Wednesday, February 29, 2012

The death of peak oil

All I can say is remember the price fluctuations of the past, they have nothing to do with supply just manipulation. Thanks Sam for the article. Aivars Lode

Alan Kohler
Published 7:17 AM, 29 Feb 2012

Here’s another structural transformation to add to all the others that you have to get your head around: it’s the transformation of global energy markets as a result of shale oil and gas.

We’ve already got the digital revolution and the switch from consumption to savings after the GFC, not to mention the rise of China and India. Now we have the death of peak oil.

For years we have assumed that fossil fuel reserves were running out, that peak oil production had occurred some time ago and that it was only a matter of time before the oil price rose to such heights that energy-dependent economies would be crushed, starting with the United States.

In a way these assumptions have helped underpin the movement against global warming (that is, we’ll have to give up oil anyway since it’s running out, so we might as well make the best of a bad lot and embrace electric cars and wind farms and save the planet from climate change while we’re at it).

In fact the existence of vast reserves of oil and gas in shale formations, mainly in the United States, combined with the return of the oil price to $US100 a barrel without, so far, causing a global recession, is producing a profound transformation of energy markets.

Forget declining oil, there is a new global oil rush. The US has an estimated 2 trillion barrels of shale oil reserves – about 70 per cent of the world’s total and eight times the oil reserves of Saudi Arabia. The gas reserves, in the US, Australia and elsewhere, are vast.

The cost of extracting shale oil ranges from $US95 per barrel down to $US12, although the process of fracking, where water is pumped in to break up the shale and release the oil, is very controversial – as highlighted on the ABC’s Foreign Correspondent program last night.

But where there’s oil there’s a way. BHP Billiton has paid $15 billion for shale oil and gas acreage, through its acquisition of Petrohawk, and now owns four large areas in Arkansas, Louisiana and Texas. The company is spending billions developing the project; its Haynesville project in Arkansas is already the largest shale play in the US, producing 6.5 billion cubic feet of gas per day.

There was an earlier shale energy rush in the 1980s, following the second oil shock, but it quickly collapsed with the oil price.

However, now the price is back to where it was in real terms, making it economic, and extraction technology has advanced enormously as well. It wasn’t until the late 1980s and early 1990s that the first commercial horizontal wells were successfully drilled and modern 'multi-stage' hydraulic fracturing (fracking) techniques did not emerge until ten years ago.

Production of shale gas in the US began to increase rapidly in 2010 thanks to advances in fracking technology. It has now been used in more than 1 million wells, and operators are currently fracturing about 35,000 wells a year.

It’s a remarkable process: the reserves are usually about five kilometres below the surface (much deeper than coal seam gas); wells are drilled down to them and then horizontally through them for another five or six kilometres; the horizontal part of the well is perforated by explosives and then fluid and sand are pumped down at high pressure to fracture the shale. The hydrocarbons then flow to the surface.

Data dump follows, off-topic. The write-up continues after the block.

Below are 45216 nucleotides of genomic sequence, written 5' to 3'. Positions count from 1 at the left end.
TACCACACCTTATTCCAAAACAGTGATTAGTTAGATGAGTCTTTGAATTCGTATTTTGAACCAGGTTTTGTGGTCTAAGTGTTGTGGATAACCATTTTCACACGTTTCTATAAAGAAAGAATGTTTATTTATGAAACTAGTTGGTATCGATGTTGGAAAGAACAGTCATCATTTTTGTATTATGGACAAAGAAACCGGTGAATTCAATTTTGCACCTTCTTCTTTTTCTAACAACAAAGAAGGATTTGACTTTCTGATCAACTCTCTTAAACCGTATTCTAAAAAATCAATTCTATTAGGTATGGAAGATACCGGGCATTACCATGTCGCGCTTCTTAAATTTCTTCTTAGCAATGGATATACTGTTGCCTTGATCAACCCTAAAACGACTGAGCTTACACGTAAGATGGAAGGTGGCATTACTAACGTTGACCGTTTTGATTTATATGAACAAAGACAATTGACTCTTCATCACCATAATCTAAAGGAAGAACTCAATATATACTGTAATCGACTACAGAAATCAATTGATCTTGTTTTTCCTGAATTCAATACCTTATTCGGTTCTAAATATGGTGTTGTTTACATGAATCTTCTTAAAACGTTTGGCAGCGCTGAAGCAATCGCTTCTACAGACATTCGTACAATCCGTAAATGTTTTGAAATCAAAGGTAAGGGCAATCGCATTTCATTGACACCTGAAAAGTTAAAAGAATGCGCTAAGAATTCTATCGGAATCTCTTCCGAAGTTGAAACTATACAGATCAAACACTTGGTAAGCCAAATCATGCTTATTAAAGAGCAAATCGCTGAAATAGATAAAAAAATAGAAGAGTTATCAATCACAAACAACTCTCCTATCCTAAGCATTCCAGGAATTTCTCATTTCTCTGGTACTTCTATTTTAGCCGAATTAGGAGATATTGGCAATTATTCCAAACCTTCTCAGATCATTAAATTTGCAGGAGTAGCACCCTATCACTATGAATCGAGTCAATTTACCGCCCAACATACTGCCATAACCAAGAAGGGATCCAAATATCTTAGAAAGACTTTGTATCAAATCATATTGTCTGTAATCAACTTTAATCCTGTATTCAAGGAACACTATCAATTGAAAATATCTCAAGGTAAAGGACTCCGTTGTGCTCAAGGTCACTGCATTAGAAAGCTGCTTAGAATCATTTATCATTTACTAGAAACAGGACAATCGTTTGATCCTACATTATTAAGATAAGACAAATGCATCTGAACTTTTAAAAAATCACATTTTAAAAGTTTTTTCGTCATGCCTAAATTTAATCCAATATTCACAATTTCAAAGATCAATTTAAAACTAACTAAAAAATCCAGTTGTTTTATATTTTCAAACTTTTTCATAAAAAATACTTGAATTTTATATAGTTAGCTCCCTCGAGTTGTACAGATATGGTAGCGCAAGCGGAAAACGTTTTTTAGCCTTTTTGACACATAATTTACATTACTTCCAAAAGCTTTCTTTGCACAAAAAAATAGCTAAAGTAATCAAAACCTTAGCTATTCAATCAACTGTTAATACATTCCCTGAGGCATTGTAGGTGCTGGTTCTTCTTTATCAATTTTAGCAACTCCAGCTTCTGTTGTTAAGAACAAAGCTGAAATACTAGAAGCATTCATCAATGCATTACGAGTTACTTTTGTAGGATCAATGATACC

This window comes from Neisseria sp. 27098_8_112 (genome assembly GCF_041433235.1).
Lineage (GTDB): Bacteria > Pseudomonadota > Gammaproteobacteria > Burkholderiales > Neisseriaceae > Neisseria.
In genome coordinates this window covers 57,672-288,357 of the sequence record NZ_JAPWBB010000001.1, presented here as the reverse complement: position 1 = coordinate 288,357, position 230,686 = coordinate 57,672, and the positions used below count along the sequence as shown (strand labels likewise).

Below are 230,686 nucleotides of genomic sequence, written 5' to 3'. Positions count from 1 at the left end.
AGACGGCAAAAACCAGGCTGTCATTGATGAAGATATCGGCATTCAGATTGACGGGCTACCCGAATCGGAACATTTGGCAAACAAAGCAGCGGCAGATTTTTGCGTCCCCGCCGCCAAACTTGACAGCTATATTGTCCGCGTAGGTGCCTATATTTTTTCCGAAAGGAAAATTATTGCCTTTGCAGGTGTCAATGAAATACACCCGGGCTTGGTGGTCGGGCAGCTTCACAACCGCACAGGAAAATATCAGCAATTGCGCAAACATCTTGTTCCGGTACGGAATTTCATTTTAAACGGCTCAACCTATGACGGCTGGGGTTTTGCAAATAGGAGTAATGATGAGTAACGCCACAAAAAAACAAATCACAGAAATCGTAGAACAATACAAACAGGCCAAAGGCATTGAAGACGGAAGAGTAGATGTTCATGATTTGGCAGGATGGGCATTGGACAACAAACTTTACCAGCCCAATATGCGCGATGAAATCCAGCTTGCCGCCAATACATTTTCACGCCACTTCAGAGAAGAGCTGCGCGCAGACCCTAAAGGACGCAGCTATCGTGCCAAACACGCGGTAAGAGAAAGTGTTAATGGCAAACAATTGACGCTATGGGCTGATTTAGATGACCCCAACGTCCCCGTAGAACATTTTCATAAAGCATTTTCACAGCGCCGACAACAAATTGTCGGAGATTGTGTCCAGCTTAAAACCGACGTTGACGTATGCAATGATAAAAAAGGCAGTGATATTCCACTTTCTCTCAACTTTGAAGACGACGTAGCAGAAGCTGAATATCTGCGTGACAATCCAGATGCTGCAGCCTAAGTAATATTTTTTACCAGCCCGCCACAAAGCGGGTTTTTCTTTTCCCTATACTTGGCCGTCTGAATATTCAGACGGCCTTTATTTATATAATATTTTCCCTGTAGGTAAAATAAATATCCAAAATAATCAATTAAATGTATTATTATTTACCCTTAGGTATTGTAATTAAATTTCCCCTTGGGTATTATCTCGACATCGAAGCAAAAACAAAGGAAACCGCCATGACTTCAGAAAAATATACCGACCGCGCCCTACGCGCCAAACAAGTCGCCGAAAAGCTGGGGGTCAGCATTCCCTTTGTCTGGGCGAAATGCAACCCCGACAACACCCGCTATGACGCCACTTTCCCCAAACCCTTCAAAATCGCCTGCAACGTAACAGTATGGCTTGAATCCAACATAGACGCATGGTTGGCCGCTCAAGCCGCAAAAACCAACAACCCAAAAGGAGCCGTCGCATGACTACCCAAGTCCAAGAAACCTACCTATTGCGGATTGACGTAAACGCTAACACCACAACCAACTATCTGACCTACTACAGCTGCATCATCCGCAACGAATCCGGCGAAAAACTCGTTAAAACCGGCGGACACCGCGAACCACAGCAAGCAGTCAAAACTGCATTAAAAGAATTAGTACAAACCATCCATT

The opposition to this in the US is similar to the growing opposition to coal seam gas developments in Australia; whether any of the opponents get anywhere is a different matter, especially in the US.

The drive for self-sufficiency in oil and gas is very powerful indeed, and in pursuit of that there is a massive boom in shale energy development, leading to big fortunes being made in infrastructure and servicing, not to mention the energy itself.

Australia has relatively small shale oil reserves – here it’s more about coal seam methane. China has more shale energy reserves in total than the US but they're deeper and the geology is more difficult. There are big reserves in Poland and France, as well as Russia and the Congo in Africa.

But so far it’s all about the United States, which has the reserves and the largest market close by.

The importance of this for the world is hard to exaggerate. The distribution of energy on the planet is shifting: the stranglehold that Middle Eastern dictatorships have over the world’s energy supply is loosening and just as the rise of manufacturing in China shifted the world’s economic axis, so will the rise of shale energy in North America.

There will be a rapid substitution of coal by cleaner gas, especially as (or perhaps if) emissions trading schemes and carbon taxes spread.

It means renewable energy and nuclear will become less and less economic as the supply of gas increases, whether it’s from coal seams or shale. Gas is less carbon intensive than coal, but it still produces greenhouse gases, so it may be that the policy response to reduce global warming will actually have to increase if the world moves too far towards gas and away from renewables and nuclear.

If the United States could become self-sufficient in energy, its current account deficit would disappear and the US dollar would start rising again.

In fact, shale energy could be responsible for the resurgence of the United States as an economic superpower, with cheap local energy underpinning the second coming of its manufacturing industry as well as helping to balance its twin deficits – the current account and federal budget.

One thing is for sure: the world isn’t running out of oil and gas any more

Sunday, February 26, 2012

A Video on Climate Gate

 Some very interesting messages in here I will let you be the judge. Thanks Mac Aivars Lode